Stargazing Nights - Closed Tonight

Stargazing Nights - Closed Tonight

Frosty Drew Observatory
Friday April 27, 2018 - CLOSED
$1 Suggested Donation per Person

Tonight is Stargazing Night at Frosty Drew Observatory and the forecast is a disaster. We can expect t-storms this afternoon, followed by showers during the first hour of our geek out. Once showers move out, heavy fog will set in overnight. This will sadly keep our telescopes closed tonight. Due to the forecast of heavy fog in the area, we will also keep the Sky Theatre closed tonight. So take it easy tonight, catch up on a good book, or binge watch that television series you’ve been putting off. We will return to our regular Stargazing Nights schedule on Friday, May 4th at 8:30 p.m.

Weekly Happenings
Scott MacNeill

On Wednesday, April 25, 2018, the European Space Agency (ESA) Gaia Mission released its second data set, which is intensely comprehensive to say the least. The new data release contains high-precision measurements of nearly 1.7 billion stars in the Milky Way galaxy, creating the most robust star catalog to date. The ESA Gaia mission launched in December 2013 with the goal of computing a high precision parallax (how we measure the distance of nearby stars) of 1 billion stars in the Milky Way galaxy. This is the second data set released by the mission and accounts for a 22 month period of charting from July 25, 2014 – May 23, 2016. This new data set includes distances, positions, periodic motions, brightness information, and color measurements, of over a billion stars. Additionally, the positions of over 14,000 Solar System asteroids are included in the release, allowing for precise orbital determination. Though hardly explored, ESA has already created numerous tools and visualizations using the new data. Check out the visualizations and tools at the ESA, then gear up for a flood of discoveries just waiting to be found as the new data set evaluation continues. Go Gaia!

Starting Monday, April 30th and continuing daily until June 10th, the International Space Station (ISS) returns to the skies over the United States, with dozens of amazing passes, including a few days in mid-May with visible passes every 90 minutes from dusk to dawn. Since we are approaching the Summer Solstice, our daily period of nighttime continues to decrease, making it easier for the ISS to remain in direct sunlight while we, the observers, are in shadow. Initially (April 30 – May 19) all passes will happen in the morning hours, though becoming earlier each night, with additional passes becoming visible each day. Visit our homepage for daily passes of the ISS and other satellites applicable to Southern New England and largely the Northeast US. For pass times over your location, visit NASAs Spot the Station. We also wrote an article about why we see the ISS periodically during the year and not every night, catch up on all that. Now check in every day stating this Monday for daily pass information and celebrate humanity’s only space based residence with a fabulous sight of the ISS passing over.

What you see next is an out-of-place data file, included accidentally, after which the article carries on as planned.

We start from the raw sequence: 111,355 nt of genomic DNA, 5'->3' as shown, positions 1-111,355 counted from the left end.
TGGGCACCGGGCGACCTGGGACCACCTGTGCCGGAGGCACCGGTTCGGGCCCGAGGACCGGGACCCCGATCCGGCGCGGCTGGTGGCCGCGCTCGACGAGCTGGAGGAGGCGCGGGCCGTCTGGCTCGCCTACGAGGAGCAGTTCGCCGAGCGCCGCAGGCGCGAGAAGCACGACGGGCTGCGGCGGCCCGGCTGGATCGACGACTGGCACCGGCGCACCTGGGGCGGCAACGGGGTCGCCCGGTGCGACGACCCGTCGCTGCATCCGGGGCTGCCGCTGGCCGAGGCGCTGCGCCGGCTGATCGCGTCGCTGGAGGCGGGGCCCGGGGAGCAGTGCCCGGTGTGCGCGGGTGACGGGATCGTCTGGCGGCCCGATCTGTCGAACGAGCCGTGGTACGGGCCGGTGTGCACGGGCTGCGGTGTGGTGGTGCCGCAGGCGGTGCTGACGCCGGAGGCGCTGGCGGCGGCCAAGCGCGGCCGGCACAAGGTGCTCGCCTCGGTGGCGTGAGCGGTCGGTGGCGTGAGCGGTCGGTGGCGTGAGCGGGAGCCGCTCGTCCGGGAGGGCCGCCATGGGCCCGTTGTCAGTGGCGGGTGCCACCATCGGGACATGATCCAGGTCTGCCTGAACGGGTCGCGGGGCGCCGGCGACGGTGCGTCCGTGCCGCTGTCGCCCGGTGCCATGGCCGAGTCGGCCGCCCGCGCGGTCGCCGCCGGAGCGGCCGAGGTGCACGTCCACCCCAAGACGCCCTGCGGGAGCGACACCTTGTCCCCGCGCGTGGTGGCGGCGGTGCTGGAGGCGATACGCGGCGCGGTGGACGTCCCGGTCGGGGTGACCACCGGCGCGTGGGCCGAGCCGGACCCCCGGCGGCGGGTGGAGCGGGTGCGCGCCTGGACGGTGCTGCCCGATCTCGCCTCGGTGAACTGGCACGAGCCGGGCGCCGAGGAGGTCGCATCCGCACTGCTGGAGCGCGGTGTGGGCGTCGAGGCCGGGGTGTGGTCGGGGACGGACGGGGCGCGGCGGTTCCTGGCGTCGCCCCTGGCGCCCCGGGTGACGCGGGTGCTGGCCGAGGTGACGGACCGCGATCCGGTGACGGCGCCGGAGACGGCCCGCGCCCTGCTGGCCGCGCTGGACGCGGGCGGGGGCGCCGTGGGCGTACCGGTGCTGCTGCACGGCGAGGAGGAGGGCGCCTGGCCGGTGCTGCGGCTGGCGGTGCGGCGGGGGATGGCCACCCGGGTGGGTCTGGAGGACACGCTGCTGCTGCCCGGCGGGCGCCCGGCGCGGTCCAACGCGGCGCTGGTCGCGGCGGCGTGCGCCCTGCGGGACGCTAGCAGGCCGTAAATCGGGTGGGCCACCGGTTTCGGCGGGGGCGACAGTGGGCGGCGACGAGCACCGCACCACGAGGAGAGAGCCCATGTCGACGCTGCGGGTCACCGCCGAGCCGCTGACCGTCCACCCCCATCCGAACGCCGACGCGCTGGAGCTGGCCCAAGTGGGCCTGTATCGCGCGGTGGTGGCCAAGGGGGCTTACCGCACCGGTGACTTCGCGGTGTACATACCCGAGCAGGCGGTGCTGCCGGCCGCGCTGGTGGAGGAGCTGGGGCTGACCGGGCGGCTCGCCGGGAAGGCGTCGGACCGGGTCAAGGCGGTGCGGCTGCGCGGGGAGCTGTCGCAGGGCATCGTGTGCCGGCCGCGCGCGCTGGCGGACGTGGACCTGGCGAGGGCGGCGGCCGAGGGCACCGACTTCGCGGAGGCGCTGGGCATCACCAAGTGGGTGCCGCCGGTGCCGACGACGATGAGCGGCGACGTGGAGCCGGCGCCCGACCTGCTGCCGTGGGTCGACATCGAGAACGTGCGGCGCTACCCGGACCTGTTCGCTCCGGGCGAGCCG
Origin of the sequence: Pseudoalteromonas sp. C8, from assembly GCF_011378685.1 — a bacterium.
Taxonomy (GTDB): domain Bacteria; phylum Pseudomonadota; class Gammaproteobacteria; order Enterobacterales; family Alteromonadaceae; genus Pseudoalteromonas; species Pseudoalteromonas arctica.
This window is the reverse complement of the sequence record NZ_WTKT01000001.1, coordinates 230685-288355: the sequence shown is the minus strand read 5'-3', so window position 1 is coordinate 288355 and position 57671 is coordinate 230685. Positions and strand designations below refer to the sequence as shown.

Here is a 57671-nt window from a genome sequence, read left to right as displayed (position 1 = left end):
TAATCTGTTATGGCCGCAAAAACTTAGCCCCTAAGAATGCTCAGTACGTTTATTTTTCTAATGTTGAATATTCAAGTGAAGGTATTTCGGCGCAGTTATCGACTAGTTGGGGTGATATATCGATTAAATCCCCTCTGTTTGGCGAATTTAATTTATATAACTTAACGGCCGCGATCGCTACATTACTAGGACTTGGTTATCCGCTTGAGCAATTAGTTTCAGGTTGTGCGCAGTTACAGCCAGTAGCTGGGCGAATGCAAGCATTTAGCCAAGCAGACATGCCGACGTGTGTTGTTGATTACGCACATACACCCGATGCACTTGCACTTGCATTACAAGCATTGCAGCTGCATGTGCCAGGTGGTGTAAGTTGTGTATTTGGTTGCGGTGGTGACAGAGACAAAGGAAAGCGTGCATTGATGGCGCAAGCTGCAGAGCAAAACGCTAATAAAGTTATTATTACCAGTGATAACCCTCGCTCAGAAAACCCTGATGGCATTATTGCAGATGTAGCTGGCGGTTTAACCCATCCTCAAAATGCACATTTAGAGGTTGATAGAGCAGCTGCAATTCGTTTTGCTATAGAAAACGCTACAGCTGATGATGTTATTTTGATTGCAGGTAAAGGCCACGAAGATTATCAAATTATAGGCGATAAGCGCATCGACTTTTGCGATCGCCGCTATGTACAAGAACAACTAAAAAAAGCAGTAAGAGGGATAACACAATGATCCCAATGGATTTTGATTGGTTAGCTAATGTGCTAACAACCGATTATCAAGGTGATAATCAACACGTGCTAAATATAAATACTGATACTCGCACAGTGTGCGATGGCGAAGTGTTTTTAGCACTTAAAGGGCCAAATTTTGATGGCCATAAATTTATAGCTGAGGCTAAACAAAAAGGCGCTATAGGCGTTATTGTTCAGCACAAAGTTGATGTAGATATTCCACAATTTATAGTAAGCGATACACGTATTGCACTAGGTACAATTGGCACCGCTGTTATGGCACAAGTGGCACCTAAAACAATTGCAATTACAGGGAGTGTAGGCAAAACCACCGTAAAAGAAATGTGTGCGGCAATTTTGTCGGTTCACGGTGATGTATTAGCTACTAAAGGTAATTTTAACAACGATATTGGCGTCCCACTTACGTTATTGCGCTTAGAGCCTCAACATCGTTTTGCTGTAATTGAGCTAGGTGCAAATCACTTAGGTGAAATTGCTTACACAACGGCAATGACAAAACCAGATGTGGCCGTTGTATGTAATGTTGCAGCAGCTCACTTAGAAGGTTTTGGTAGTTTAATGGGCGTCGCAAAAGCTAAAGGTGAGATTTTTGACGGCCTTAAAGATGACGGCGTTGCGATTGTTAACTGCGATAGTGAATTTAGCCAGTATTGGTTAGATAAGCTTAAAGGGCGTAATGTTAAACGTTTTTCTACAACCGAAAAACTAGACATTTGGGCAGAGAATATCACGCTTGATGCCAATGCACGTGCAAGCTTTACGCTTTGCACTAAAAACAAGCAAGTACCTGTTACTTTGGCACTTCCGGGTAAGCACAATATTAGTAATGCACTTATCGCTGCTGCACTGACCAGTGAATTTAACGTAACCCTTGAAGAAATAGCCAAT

This summer we have many amazing planetary happenings in store for us sky watching geeks. Though all fabulous, the return of Mars to our playground will make for a stunning sight in the night sky as Mars will become bright enough to outshine Jupiter by nearly 1.8 times in brightness. This will temporarily make Mars the brightest object in the sky aside from the Sun, Moon, and Venus. We see this dramatic shift in Mars’ brightness due to our orbital position around the Sun as it relates to Mars’ orbital position. It takes Mars 687 days to complete one orbit around the Sun, that’s about 43 days shy of two years on Earth. This will place Mars at opposition (on opposite side of the Earth than the Sun) once every two Earth years. Since Mars has a very elliptical orbit, about 5.6 times that of Earth’s, Mars can end up a bit closer to Earth during the opposition period than previous years, or a bit further. In 2003, Mars crept up to about 34.8 million miles distant. In 2016, Mars slid in at 46.8 million miles distant during it’s closest approach to Earth. This summer, on Tuesday, July 31st, Mars will swing by Earth at 35.8 million miles distant. That’s remarkably close, though it doesn’t mean that Mars will appear the same size as the Moon in our sky. That won’t happen at any time this year or at any time in your life, so don’t believe that pile of pants if it arrives in your inbox or your social media time-line. These close encounters will allow for a few weeks to a month or so of stunning telescopic views of Mars surface. The Frosty Drew Observatory telescope will certainly rock Mars this summer, though the best telescope in town to observe Mars at close approach will be the antique 12” refractor at Brown Universitys Ladd Observatory, which coincidentally opens freely on Tuesday nights. So put Mars on your list of summer time get-aways and have your mind blown!

Save the Date: Sunday, April 29th will bring the Full Pink Moon, which means Lights in the Dark’s Jason Major and Frosty Drew Observatory’s Scott MacNeill will be setting up telescopes on the bridge in Pawtuxet Village at sunset for a session of sidewalk astronomy. If you need a quick astro-bump, this is your chance. Note, there is an ice cream shop about 50 feet from where we setup.